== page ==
John 16:13 Howbeit when he, the Spirit of truth, is come, he will guide you into all truth: for he shall not speak of himself; but whatsoever he shall hear, that shall he speak: and he will shew you things to come.
That leads us to a third category of error:

3. Factual Error

Mr. Coffin has forgotten about the fact that the Bible itself tells us that Jesus commanded John to write a book:
Revelation 1:1-3, 11, 19 and 21:5
The Revelation of Jesus Christ, which God gave unto him, to shew unto his servants things which must shortly come to pass; and he sent and signified it by his angel unto his servant John: who bare record of the word of God, and of the testimony of Jesus Christ, and of all things that he saw. Blessed is he that readeth, and they that hear the words of this prophecy, and keep those things which are written therein: for the time is at hand. ... Saying, I am Alpha and Omega, the first and the last: and, What thou seest, write in a book, and send it unto the seven churches which are in Asia; unto Ephesus, and unto Smyrna, and unto Pergamos, and unto Thyatira, and unto Sardis, and unto Philadelphia, and unto Laodicea. ... Write the things which thou hast seen, and the things which are, and the things which shall be hereafter; ... And he that sat upon the throne said, Behold, I make all things new. And he said unto me, Write: for these words are true and faithful.
I understand that the book of Revelation is excluded from the readings of Scripture in the Roman liturgy, but even Trent had to admit that it is canonical and authoritative Scripture.

I suppose I could add to the above that Mr. Coffin's conception of Christ founding a church is way off. Mr. Coffin has in mind a hierarchical structure of authority, whereas when Christ talked about founding his church on the rock of Peter's confession, he was talking about followers united by faith. While God did appoint a structure of authority within the church, that was not the primary sense in which he founded a church. Perhaps we can get into that more in another post.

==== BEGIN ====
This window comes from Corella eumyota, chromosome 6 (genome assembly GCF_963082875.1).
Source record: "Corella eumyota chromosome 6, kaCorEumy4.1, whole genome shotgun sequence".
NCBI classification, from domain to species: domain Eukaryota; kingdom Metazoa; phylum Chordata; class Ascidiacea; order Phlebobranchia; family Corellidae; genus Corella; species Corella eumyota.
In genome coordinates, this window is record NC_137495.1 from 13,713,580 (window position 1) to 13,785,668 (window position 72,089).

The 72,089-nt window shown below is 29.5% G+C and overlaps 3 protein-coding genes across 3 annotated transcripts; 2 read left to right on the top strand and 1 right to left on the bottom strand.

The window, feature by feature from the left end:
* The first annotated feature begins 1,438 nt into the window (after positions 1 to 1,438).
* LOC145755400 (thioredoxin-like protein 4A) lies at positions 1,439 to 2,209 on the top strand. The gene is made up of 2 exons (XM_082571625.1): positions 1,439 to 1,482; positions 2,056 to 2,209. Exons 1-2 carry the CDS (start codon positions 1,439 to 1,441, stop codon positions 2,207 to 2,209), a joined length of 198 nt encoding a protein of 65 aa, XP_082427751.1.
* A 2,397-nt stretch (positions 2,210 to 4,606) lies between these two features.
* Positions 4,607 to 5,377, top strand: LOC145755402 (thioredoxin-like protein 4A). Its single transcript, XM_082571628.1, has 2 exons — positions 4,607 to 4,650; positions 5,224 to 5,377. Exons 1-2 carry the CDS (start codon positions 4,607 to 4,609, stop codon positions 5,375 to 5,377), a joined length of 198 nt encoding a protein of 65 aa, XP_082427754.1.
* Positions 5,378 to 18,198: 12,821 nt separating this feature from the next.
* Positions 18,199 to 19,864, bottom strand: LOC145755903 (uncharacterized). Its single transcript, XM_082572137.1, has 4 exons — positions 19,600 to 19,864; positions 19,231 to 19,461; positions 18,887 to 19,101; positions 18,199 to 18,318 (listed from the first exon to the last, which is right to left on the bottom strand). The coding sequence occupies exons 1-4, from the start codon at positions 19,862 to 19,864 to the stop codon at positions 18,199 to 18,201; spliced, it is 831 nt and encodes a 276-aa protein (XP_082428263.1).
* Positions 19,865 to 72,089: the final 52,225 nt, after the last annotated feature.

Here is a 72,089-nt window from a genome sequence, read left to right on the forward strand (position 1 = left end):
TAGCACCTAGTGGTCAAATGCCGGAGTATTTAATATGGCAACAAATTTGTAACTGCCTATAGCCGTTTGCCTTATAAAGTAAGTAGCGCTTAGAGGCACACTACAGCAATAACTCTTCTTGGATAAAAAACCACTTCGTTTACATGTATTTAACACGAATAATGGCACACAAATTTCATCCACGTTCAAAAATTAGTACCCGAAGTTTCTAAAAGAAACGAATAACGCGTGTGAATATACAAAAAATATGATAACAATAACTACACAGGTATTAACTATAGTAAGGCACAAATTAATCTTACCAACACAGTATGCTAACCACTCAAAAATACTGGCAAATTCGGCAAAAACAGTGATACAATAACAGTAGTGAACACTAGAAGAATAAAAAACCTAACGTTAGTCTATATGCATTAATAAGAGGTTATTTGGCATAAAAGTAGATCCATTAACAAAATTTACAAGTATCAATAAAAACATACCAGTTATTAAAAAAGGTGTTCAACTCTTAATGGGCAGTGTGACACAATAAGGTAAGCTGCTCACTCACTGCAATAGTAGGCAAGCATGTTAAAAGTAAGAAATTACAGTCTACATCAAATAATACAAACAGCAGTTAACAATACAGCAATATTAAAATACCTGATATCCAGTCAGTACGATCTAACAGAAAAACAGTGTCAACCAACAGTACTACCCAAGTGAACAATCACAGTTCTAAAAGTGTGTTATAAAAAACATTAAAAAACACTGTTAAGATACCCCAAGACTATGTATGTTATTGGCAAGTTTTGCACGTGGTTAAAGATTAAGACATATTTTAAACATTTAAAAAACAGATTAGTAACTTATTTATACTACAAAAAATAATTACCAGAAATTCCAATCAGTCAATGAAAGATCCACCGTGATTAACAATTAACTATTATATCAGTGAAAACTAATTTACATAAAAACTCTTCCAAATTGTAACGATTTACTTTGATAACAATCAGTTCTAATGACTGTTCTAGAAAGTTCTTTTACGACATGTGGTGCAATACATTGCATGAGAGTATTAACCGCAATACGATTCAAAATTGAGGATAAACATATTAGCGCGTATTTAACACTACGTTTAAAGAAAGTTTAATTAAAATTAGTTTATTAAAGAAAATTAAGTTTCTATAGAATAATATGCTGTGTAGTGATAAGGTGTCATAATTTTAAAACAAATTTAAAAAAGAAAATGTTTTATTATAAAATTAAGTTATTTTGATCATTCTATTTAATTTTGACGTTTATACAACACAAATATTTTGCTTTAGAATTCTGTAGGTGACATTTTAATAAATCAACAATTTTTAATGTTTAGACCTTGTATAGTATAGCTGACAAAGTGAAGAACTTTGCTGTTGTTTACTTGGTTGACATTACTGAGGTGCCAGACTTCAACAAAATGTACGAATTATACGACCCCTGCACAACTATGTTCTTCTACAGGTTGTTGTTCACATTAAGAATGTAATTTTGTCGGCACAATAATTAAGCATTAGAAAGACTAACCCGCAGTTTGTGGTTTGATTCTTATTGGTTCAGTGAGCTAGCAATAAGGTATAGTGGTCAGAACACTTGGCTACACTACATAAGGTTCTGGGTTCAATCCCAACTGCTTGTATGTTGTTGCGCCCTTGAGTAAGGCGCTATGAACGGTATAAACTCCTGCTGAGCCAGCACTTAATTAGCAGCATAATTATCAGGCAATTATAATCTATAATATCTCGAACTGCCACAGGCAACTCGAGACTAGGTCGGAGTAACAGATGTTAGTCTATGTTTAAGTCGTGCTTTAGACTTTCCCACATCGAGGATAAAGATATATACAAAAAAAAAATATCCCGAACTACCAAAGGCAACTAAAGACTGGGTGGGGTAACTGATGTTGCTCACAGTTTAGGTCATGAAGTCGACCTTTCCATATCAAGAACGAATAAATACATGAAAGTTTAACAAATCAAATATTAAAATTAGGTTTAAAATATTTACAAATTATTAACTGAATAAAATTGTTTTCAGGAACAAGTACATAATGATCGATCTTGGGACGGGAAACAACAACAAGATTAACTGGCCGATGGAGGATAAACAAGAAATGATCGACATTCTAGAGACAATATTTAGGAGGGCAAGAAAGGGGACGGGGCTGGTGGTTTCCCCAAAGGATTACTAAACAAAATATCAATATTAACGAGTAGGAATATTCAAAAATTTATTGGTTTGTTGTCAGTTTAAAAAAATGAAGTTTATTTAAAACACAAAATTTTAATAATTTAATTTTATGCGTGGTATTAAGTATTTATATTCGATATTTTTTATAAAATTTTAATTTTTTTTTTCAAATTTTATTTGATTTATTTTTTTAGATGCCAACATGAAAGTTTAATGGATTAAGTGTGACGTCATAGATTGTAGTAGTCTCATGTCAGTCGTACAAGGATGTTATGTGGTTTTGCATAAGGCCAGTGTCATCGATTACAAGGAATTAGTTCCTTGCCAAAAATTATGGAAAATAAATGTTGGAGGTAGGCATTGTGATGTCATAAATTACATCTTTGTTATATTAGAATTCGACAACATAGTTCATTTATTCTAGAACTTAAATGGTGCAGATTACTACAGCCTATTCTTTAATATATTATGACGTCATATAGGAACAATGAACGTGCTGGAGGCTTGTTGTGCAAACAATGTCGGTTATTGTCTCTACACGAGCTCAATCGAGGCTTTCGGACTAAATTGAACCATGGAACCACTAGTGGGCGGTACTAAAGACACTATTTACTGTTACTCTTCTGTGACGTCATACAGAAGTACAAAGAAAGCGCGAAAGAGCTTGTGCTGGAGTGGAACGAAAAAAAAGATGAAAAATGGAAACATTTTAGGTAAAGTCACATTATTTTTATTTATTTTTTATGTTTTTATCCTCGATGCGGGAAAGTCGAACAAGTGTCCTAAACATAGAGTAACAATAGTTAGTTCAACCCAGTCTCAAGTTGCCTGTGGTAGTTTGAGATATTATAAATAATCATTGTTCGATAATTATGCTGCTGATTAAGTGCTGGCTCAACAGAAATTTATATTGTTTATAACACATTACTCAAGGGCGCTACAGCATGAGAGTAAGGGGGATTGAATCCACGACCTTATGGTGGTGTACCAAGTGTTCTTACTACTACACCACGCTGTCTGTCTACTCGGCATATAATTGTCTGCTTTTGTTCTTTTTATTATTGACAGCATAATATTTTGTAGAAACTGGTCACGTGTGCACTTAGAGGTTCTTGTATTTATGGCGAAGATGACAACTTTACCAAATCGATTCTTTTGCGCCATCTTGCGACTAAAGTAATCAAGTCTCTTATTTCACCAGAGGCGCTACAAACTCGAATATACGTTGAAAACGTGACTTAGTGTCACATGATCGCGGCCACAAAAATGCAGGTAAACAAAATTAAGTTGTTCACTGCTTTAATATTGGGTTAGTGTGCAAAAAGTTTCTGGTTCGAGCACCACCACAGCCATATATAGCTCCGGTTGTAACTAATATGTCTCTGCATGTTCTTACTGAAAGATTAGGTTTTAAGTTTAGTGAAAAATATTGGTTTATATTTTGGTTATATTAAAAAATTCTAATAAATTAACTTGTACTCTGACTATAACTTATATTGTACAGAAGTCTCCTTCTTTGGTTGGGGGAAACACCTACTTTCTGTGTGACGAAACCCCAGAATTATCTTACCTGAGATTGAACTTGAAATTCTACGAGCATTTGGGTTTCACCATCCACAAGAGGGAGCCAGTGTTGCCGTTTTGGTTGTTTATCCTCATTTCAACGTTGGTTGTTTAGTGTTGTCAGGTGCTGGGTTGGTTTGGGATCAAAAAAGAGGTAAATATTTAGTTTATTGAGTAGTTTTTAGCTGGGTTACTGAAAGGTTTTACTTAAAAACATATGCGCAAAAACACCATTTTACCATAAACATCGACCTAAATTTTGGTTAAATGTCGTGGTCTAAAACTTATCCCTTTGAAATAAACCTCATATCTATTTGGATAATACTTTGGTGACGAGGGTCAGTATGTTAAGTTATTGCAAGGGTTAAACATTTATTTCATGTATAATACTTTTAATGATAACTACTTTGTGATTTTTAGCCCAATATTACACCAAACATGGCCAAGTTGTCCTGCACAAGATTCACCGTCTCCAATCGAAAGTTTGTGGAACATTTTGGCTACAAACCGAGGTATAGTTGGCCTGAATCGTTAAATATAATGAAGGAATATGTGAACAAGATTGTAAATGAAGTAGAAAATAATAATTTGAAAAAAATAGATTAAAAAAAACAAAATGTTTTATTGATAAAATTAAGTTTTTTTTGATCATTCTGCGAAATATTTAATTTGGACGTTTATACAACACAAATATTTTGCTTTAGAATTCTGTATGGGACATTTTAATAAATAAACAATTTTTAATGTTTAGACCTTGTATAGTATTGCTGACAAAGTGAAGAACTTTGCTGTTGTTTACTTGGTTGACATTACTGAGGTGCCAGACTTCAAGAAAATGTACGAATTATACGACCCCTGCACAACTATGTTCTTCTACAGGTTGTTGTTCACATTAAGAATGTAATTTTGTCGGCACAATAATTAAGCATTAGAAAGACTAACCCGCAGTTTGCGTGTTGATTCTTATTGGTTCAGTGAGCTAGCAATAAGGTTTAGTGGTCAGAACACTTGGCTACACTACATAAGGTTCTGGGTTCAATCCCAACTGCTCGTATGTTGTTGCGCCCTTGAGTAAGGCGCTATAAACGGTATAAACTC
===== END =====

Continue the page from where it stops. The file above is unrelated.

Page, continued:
Christ is what's Better about the New Covenant

What's better about the New Covenant? Christ. That's the point of Hebrews. My beloved Reformed Baptist brothers seem to have missed this.
Baptism is not better than circumcision - the Lord's Supper is not better than the Passover. Instead, Christ's blood is better than the things that point forward or backward to it.
There is a distinction between the bloody forward-pointing signs and the bloodless backward-pointing signs, but it is not that the latter are more effective or better than the former.
Baptism is not "circumcision of the heart" - regeneration is. Both Baptism and Circumcision pictured that.
We feed on Christ by faith - not by our teeth chewing bread or chewing a lamb.
We are saved by the sprinkled blood of Christ - not that of the passover lamb nor by the water of baptism.
There is still a distinction between the outward physical signs and the inward spiritual reality. There is still a difference between the congregation/assembly of those who profess faith and the actual inward reality of profession of faith.
The difference between the New Covenant administration of the Covenant of Grace is Christ. That's what Hebrews says a ton of times. My RB brothers - I think you agree with me 90+% on this - why not that last 10%?
(previously posted on facebook)

Monday, February 09, 2015

Three Observations on Acts 2:39

"For the promise is unto you, and to your children, and to all that are afar off, even as many as the Lord our God shall call." (Acts 2:39) Three observations:
1) Notice that the promise is monergistic - it is to those whom the Lord calls - that's how the promise is phrased. It's not to "even as many as shall work really, really hard."
2) Paedobaptists sometimes quote this passage incompletely as though it just say "unto you and to your children." It says more than that, and the "even as many as the Lord our God shall call" is definitely key.
3) Still, I haven't heard my Reformed Baptist brothers provide an adequate explanation for the reference to children, if not to suggest that God is going to continue dealing with families as families. This looks like the kind of thing we see several times in the Old Testament - now with an expansion to those who are not Jews. That's not the central point of the verse, but it seems to be the most obvious reason for the reference to children - a passing reference to the fact of familial treatment that God applied up to this point both with respect to Israel and the nations.